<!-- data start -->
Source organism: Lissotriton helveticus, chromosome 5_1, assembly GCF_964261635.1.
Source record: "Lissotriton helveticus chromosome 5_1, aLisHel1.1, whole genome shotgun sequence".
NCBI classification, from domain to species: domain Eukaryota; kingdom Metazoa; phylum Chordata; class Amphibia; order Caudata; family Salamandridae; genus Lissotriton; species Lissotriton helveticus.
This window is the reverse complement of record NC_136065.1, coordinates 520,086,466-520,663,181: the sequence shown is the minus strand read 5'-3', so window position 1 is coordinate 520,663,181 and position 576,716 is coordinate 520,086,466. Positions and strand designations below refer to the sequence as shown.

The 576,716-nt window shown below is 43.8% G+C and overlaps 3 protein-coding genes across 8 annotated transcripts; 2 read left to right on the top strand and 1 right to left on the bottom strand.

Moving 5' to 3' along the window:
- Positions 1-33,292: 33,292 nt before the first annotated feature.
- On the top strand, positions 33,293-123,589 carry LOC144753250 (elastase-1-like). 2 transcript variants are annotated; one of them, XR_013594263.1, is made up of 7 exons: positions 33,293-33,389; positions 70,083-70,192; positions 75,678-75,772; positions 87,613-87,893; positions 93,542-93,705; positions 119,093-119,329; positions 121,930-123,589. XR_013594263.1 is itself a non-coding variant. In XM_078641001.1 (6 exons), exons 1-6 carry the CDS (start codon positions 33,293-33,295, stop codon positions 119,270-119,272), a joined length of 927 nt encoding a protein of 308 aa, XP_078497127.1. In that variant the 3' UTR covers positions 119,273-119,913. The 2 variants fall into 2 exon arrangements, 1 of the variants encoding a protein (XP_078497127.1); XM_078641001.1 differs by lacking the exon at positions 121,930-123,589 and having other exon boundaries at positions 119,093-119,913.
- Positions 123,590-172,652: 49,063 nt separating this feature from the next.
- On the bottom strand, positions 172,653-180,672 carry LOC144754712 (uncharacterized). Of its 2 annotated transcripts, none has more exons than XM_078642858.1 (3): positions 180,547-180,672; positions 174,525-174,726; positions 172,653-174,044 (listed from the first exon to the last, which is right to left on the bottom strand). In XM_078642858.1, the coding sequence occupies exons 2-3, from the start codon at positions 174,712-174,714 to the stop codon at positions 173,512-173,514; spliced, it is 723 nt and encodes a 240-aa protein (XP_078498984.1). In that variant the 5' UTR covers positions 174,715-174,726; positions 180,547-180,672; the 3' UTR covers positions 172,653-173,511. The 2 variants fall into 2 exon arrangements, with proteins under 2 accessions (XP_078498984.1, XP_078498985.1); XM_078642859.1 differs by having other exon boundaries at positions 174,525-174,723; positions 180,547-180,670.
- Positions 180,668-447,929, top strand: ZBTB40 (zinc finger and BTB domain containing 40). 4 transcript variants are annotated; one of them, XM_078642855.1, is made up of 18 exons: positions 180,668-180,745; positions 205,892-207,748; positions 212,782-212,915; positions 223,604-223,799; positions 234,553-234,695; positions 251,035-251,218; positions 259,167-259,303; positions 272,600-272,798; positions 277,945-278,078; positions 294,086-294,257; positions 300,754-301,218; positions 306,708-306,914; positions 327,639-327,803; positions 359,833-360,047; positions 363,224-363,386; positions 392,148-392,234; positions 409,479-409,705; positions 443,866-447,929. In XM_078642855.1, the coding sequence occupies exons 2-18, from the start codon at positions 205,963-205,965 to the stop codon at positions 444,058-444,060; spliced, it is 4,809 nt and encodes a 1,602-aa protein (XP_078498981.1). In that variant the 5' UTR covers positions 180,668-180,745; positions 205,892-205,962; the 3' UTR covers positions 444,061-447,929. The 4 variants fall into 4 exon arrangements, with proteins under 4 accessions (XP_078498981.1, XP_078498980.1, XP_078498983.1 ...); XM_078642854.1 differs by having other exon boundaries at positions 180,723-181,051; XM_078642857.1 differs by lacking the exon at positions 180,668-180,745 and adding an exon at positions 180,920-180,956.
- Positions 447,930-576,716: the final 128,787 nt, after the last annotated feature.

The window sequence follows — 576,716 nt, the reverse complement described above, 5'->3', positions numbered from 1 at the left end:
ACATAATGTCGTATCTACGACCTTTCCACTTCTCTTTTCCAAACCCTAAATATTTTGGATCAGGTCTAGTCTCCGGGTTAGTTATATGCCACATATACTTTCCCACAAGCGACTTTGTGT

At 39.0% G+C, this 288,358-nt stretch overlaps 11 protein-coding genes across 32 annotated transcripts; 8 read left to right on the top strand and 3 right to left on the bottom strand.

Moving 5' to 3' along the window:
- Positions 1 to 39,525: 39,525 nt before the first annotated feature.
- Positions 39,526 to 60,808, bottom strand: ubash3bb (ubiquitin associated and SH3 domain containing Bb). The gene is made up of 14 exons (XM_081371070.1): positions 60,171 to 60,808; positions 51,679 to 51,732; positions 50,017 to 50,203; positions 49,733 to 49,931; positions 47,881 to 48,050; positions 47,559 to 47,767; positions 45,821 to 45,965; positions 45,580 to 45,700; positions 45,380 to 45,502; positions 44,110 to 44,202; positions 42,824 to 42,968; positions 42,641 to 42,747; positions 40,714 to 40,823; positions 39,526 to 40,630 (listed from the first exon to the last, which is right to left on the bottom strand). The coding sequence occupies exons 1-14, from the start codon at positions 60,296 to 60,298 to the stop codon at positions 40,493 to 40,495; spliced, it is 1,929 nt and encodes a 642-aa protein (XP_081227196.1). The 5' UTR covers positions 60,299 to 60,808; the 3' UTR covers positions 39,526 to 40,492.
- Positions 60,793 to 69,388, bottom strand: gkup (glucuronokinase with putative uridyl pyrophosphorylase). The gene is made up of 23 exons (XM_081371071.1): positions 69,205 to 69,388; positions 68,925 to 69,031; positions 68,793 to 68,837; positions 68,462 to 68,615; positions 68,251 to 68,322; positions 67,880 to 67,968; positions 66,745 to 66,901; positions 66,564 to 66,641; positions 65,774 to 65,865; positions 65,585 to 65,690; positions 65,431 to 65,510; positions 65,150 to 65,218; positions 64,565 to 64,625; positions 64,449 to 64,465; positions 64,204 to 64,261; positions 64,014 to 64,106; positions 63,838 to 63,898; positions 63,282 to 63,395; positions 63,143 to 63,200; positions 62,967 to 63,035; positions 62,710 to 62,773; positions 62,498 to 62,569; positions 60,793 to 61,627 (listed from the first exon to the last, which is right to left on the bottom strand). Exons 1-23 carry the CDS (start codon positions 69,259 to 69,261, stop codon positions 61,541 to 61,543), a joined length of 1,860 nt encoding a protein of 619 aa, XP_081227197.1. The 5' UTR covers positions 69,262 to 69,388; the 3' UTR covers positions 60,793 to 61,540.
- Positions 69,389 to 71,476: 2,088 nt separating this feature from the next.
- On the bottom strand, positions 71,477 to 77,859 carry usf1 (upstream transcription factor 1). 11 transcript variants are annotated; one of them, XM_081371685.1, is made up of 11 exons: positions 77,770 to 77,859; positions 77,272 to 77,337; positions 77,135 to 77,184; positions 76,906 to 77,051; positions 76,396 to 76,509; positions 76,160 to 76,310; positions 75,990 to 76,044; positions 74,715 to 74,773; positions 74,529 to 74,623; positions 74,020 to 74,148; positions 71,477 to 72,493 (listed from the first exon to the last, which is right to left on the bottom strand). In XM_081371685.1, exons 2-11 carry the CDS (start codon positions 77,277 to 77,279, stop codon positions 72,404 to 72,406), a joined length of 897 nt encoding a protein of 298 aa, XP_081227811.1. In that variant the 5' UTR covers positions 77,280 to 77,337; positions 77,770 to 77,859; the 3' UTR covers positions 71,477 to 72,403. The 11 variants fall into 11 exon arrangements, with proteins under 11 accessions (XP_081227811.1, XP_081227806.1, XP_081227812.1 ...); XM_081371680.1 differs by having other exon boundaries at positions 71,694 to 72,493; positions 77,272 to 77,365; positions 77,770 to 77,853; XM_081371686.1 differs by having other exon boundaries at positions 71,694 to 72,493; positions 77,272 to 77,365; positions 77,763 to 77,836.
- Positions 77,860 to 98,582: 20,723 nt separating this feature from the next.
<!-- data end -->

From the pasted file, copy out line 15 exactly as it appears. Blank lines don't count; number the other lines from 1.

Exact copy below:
At 39.0% G+C, this 288,358-nt stretch overlaps 11 protein-coding genes across 32 annotated transcripts; 8 read left to right on the top strand and 3 right to left on the bottom strand.